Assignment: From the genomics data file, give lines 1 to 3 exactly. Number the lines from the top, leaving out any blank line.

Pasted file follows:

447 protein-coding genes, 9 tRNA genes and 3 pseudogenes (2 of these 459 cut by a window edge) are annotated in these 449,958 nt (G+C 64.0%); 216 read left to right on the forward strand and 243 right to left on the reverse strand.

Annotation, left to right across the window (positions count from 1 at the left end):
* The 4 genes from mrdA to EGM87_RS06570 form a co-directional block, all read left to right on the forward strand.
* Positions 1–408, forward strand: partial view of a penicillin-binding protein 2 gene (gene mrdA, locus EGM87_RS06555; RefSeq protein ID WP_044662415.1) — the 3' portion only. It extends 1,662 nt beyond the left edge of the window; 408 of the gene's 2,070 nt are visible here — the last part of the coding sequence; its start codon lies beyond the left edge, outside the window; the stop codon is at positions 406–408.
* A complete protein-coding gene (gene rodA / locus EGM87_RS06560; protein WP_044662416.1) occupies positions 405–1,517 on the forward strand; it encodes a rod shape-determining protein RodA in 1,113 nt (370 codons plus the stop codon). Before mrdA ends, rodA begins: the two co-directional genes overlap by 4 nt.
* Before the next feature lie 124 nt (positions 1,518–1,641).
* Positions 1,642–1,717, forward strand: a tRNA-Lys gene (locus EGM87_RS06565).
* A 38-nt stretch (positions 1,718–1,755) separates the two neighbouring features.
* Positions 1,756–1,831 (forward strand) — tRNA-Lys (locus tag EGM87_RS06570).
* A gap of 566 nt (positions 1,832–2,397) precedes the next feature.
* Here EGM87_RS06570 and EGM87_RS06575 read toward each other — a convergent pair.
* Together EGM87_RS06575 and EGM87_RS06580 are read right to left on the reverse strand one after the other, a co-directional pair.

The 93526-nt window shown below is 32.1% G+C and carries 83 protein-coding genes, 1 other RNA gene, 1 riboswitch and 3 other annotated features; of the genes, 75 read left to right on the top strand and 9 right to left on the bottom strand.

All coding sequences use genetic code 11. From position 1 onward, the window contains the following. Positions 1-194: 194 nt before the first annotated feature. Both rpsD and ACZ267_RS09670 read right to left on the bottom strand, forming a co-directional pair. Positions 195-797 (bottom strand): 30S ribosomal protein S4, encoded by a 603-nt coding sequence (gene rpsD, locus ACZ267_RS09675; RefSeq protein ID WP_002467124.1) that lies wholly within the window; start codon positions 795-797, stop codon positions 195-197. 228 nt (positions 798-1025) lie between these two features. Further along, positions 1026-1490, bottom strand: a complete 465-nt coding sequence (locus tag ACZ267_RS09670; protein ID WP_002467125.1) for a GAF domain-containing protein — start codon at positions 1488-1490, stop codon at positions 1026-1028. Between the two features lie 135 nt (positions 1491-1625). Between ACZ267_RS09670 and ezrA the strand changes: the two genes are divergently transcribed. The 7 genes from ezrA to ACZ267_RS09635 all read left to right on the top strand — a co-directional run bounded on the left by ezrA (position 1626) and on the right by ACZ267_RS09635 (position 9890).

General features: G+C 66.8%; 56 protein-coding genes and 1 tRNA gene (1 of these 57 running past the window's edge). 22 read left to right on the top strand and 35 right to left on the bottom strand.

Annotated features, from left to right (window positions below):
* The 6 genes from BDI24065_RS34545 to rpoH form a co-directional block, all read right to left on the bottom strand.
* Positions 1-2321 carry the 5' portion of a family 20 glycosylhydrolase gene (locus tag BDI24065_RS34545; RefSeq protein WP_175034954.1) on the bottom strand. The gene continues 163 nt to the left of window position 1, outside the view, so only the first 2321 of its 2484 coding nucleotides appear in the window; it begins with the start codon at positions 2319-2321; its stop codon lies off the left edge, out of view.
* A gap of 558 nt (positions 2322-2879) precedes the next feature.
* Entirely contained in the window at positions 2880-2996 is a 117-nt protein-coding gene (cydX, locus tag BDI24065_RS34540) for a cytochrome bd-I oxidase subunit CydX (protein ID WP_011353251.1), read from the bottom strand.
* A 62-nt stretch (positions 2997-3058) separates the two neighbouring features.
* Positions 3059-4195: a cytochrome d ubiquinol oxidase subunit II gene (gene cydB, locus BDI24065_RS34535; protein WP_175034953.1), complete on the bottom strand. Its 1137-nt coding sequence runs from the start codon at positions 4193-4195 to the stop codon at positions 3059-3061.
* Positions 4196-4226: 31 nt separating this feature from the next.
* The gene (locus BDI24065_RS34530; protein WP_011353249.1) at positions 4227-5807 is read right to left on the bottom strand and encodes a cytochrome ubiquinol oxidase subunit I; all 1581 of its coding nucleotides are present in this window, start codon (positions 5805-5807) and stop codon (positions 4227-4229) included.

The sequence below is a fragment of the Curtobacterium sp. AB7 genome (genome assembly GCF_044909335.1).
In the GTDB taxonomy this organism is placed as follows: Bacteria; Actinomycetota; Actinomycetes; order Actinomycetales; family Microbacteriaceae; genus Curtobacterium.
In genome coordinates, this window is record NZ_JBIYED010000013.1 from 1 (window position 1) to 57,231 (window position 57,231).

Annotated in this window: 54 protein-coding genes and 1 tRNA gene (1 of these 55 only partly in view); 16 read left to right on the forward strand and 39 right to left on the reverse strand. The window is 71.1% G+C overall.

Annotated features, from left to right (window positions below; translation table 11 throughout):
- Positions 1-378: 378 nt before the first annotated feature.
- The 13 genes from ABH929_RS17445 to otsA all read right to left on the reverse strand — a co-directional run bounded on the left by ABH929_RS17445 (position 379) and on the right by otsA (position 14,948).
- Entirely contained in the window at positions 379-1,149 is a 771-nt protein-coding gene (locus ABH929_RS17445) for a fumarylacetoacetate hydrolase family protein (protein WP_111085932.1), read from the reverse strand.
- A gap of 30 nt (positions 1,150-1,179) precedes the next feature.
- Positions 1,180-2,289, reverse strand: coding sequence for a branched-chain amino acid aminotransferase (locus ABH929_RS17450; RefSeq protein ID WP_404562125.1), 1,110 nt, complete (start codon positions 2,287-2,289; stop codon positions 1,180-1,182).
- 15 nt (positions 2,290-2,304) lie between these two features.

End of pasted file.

447 protein-coding genes, 9 tRNA genes and 3 pseudogenes (2 of these 459 cut by a window edge) are annotated in these 449,958 nt (G+C 64.0%); 216 read left to right on the forward strand and 243 right to left on the reverse strand.

Annotation, left to right across the window (positions count from 1 at the left end):
* The 4 genes from mrdA to EGM87_RS06570 form a co-directional block, all read left to right on the forward strand.